We present findings from a field experiment conducted at 40 elementary schools involving 8000 children and 400,000 child-day observations, which tested whether providing short-run incentives can create habit formation in children. Over a 3- or 5-week period, students received an incentive for eating a serving of fruits or vegetables during lunch. Relative to an average baseline rate of 39%, providing small incentives doubled the fraction of children eating at least one serving of fruits or vegetables. Two months after the end of the intervention, the consumption rate at schools remained 21% above baseline for the 3-week treatment and 44% above baseline for the 5-week treatment. These findings indicate that short-run incentives can produce changes in behavior that persist after incentives are removed.
| Andrew Prestwich, Mark Conner, Rebecca Lawton, Jane Ward, Karen Ayres, Rosemary McEachan|
British journal of health psychology [19:132-48] (2014)
The research tested the efficacy of partner- and planning-based interventions to reduce dietary fat intake over a 6-month period.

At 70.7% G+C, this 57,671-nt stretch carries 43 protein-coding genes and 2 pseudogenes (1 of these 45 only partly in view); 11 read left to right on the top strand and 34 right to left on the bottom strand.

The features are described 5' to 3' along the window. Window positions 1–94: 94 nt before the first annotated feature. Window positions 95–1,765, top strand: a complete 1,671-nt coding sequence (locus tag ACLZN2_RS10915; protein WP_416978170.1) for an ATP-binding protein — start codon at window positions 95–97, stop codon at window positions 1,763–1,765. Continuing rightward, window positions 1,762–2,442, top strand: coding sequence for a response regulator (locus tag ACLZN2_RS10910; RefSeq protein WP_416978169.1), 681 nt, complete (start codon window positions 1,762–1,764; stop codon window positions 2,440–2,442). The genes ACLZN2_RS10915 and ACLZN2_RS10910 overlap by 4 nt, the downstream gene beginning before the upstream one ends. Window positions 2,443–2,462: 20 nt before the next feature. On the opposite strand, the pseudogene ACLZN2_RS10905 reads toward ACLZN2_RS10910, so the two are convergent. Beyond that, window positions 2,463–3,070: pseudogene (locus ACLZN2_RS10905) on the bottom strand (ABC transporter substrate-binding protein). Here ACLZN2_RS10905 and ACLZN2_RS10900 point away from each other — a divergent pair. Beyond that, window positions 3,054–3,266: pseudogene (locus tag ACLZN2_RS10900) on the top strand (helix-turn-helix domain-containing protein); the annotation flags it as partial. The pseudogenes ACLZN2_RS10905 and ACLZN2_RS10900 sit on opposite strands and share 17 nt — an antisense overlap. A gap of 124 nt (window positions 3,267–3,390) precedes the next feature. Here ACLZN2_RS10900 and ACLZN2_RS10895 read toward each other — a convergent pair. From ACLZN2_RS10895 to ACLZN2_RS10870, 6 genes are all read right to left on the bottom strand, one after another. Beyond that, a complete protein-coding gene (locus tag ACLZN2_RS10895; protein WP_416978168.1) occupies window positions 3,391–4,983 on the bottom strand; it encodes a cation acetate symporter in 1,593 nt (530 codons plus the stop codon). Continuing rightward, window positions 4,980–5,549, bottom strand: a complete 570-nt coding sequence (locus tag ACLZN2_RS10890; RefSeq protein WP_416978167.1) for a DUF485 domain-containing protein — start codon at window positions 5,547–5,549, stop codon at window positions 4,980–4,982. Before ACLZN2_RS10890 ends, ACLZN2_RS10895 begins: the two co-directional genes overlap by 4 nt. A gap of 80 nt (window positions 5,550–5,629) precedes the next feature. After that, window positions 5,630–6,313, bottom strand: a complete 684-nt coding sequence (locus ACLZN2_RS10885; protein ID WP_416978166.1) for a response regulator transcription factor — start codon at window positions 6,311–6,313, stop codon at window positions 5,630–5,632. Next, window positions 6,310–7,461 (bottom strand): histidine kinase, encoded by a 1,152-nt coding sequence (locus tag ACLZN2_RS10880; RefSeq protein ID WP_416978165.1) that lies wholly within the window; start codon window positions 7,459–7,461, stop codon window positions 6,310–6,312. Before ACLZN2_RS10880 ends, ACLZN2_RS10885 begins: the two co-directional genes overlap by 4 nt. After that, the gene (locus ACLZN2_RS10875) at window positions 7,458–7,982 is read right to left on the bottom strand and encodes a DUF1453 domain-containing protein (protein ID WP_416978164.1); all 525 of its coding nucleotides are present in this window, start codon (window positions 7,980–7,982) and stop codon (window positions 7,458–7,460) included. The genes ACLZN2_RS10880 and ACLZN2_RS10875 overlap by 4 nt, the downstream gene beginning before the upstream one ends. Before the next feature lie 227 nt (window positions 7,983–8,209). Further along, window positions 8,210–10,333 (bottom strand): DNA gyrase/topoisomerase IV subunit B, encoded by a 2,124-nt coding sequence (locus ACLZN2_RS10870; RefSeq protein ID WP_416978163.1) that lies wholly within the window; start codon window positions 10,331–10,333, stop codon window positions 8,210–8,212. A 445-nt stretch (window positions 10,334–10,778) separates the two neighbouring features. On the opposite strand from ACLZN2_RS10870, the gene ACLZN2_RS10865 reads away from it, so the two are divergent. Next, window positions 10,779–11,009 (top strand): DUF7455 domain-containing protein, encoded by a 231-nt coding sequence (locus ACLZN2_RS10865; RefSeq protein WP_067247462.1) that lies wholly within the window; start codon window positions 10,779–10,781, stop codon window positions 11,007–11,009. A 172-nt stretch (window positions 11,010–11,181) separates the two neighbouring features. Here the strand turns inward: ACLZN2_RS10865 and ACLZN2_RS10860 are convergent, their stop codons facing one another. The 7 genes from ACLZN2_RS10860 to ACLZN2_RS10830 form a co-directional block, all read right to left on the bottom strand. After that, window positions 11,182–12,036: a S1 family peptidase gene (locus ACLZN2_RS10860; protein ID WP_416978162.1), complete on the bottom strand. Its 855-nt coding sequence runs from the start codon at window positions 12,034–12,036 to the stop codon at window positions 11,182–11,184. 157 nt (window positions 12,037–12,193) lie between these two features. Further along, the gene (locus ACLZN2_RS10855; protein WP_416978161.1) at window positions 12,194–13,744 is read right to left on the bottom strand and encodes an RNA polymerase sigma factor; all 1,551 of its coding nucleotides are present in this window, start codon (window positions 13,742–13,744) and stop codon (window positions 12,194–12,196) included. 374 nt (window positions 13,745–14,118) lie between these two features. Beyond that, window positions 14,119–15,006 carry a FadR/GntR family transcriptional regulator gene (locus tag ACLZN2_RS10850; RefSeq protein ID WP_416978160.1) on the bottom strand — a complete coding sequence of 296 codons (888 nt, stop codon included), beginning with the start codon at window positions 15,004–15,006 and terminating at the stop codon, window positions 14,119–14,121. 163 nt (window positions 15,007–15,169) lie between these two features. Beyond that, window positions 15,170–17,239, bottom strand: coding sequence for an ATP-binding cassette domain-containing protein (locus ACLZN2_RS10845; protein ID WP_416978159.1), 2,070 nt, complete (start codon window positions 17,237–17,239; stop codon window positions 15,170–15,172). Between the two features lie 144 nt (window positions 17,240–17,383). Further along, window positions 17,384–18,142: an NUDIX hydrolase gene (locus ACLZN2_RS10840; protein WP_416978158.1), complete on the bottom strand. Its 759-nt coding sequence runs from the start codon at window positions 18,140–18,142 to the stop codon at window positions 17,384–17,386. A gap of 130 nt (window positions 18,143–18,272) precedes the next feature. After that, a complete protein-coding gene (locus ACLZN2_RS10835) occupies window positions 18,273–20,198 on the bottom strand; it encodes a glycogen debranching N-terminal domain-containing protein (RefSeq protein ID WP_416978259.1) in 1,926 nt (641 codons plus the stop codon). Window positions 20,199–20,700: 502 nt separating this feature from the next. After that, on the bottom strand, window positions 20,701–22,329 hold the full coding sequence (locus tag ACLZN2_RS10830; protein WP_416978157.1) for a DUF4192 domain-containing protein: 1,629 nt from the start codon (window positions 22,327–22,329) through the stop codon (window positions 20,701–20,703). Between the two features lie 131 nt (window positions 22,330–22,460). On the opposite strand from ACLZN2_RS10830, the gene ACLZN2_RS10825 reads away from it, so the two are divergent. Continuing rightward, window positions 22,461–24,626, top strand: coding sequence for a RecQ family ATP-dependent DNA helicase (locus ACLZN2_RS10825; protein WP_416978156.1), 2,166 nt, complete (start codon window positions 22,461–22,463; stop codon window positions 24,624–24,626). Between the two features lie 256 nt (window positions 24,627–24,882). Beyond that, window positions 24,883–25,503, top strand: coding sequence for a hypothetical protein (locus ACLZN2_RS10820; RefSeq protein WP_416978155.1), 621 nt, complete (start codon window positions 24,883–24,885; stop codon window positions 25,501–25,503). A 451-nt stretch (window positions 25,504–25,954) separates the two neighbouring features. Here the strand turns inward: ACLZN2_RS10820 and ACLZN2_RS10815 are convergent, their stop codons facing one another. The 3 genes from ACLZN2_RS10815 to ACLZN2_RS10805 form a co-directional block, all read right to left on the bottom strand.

Randomized controlled, blinded, parallel trial.
A computer randomization feature was used to allocate council employees (N = 427, of which 393 completed baseline measures) to one of four conditions (partner + implementation intentions, partner-only, implementation intentions, and control group) before they completed measures at baseline and follow-ups at 1, 3, and 6 months post-baseline. Outcome measures were comprised of validated self-report measures of dietary fat intake (saturated fat intake, fat intake, ratio of 'good' fats to 'bad' fats); psychosocial mediators (enjoyment, intention, self-efficacy, social influence, partner support); weight and waist size (baseline and 6 months only).
Data from 393 participants were analysed in accordance with intention-to-treat analyses. All intervention groups reported greater reductions in fat intake than the control group at 3 months. The partner-based groups increased the ratio of 'good' fats to 'bad' fats at 3 and 6 months and lost more inches on their waist, versus the non-partner groups. The impacts of the partner-based manipulations on outcomes were partially mediated by greater perceived social influences, partner support, and enjoyment of avoiding high-fat foods. The partner-based interventions also increased intention and self-efficacy. However, the effects in this study were typically small and generally marginally significant.